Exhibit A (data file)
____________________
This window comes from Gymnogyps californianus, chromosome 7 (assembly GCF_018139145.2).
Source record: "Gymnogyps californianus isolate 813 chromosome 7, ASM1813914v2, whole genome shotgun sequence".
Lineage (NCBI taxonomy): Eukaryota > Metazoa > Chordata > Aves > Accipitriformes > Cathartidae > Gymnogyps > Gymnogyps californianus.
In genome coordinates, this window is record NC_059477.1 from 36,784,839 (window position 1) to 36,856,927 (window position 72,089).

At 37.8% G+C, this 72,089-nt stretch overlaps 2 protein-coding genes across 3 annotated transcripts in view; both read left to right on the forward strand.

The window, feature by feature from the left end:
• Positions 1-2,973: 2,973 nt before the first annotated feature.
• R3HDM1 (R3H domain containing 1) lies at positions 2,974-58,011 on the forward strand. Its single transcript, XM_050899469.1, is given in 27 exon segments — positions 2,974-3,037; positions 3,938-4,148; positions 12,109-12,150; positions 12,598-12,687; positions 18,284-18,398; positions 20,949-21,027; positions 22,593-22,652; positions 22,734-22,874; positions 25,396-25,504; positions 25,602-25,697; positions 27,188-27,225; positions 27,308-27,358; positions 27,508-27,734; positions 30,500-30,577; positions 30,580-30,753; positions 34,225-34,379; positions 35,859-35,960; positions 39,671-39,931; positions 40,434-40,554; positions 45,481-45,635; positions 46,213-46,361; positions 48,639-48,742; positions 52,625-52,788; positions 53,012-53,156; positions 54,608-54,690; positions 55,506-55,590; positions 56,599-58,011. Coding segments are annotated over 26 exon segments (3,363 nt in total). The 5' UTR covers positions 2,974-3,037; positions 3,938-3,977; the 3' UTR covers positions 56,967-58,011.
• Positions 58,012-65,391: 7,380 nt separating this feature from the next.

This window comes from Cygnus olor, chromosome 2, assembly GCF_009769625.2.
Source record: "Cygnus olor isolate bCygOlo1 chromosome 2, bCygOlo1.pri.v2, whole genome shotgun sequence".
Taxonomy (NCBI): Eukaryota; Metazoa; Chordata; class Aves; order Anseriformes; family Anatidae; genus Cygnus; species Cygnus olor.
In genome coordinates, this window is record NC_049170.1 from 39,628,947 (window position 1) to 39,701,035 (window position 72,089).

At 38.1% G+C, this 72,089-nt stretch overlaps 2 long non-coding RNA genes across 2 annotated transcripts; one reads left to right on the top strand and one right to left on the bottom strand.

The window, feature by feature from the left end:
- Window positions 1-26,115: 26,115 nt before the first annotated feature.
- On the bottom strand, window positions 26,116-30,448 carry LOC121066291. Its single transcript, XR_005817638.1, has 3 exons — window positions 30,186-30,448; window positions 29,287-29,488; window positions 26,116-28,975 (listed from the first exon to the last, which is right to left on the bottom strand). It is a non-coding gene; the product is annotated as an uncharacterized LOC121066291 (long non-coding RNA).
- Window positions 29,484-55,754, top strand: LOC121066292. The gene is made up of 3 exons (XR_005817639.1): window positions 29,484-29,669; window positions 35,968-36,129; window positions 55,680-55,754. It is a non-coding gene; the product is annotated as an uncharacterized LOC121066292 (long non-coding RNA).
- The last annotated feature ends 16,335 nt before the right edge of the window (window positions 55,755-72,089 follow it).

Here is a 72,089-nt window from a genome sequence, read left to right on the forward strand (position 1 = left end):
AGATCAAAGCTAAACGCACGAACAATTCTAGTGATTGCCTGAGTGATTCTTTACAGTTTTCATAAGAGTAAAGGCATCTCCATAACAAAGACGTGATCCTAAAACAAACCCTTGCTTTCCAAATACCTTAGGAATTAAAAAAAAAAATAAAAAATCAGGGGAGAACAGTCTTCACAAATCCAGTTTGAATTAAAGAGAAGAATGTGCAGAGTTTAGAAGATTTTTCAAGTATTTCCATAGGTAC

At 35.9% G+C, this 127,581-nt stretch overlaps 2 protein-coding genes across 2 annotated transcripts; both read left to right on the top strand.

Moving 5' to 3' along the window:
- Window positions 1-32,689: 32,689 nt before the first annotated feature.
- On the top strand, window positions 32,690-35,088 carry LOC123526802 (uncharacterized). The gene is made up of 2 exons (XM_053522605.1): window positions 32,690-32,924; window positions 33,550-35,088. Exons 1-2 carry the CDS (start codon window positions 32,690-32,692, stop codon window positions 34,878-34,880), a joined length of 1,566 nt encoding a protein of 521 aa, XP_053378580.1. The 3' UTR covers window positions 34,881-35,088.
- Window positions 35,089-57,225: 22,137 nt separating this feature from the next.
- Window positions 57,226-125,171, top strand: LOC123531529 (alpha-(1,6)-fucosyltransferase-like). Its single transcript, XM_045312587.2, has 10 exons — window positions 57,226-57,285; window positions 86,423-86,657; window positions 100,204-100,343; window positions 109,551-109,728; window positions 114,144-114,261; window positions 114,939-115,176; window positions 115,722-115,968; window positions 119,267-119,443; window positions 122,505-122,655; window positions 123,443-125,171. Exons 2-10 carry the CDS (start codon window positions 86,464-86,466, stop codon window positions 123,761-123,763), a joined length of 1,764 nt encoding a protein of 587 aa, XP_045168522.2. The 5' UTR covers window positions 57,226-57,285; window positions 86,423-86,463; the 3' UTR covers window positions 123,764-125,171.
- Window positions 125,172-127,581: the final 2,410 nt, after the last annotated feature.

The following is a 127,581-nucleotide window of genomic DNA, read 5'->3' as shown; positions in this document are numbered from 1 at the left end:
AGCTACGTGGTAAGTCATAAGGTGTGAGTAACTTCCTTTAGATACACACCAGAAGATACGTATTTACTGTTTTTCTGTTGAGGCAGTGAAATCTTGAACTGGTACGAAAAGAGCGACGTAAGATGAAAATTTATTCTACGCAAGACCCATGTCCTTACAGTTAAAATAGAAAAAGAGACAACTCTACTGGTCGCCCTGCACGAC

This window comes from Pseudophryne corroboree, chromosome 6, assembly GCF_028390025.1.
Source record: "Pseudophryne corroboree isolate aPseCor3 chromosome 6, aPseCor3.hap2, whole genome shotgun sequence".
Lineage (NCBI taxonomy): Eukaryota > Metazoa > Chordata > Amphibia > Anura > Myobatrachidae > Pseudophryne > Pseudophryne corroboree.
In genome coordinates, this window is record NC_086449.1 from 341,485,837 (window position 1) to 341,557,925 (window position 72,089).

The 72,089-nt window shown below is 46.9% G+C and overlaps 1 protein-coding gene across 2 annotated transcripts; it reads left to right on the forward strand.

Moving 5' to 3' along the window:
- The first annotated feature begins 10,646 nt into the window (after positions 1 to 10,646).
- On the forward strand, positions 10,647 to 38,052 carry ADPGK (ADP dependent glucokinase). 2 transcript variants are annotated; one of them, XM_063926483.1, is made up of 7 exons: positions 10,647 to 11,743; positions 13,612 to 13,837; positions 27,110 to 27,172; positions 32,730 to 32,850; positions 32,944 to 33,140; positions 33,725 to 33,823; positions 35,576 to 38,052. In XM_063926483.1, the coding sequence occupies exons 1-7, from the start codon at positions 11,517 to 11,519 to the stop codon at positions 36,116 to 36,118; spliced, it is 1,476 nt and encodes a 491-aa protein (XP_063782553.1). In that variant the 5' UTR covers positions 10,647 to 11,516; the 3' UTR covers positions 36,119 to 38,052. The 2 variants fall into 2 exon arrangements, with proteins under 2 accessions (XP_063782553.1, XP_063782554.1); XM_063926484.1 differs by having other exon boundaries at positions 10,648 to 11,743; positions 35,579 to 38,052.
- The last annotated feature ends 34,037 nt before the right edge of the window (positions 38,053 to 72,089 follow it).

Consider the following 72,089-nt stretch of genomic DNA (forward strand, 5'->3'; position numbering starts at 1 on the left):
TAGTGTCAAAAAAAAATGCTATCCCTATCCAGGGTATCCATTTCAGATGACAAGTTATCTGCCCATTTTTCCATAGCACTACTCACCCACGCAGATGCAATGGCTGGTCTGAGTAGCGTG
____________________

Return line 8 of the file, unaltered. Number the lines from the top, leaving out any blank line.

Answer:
• R3HDM1 (R3H domain containing 1) lies at positions 2,974-58,011 on the forward strand. Its single transcript, XM_050899469.1, is given in 27 exon segments — positions 2,974-3,037; positions 3,938-4,148; positions 12,109-12,150; positions 12,598-12,687; positions 18,284-18,398; positions 20,949-21,027; positions 22,593-22,652; positions 22,734-22,874; positions 25,396-25,504; positions 25,602-25,697; positions 27,188-27,225; positions 27,308-27,358; positions 27,508-27,734; positions 30,500-30,577; positions 30,580-30,753; positions 34,225-34,379; positions 35,859-35,960; positions 39,671-39,931; positions 40,434-40,554; positions 45,481-45,635; positions 46,213-46,361; positions 48,639-48,742; positions 52,625-52,788; positions 53,012-53,156; positions 54,608-54,690; positions 55,506-55,590; positions 56,599-58,011. Coding segments are annotated over 26 exon segments (3,363 nt in total). The 5' UTR covers positions 2,974-3,037; positions 3,938-3,977; the 3' UTR covers positions 56,967-58,011.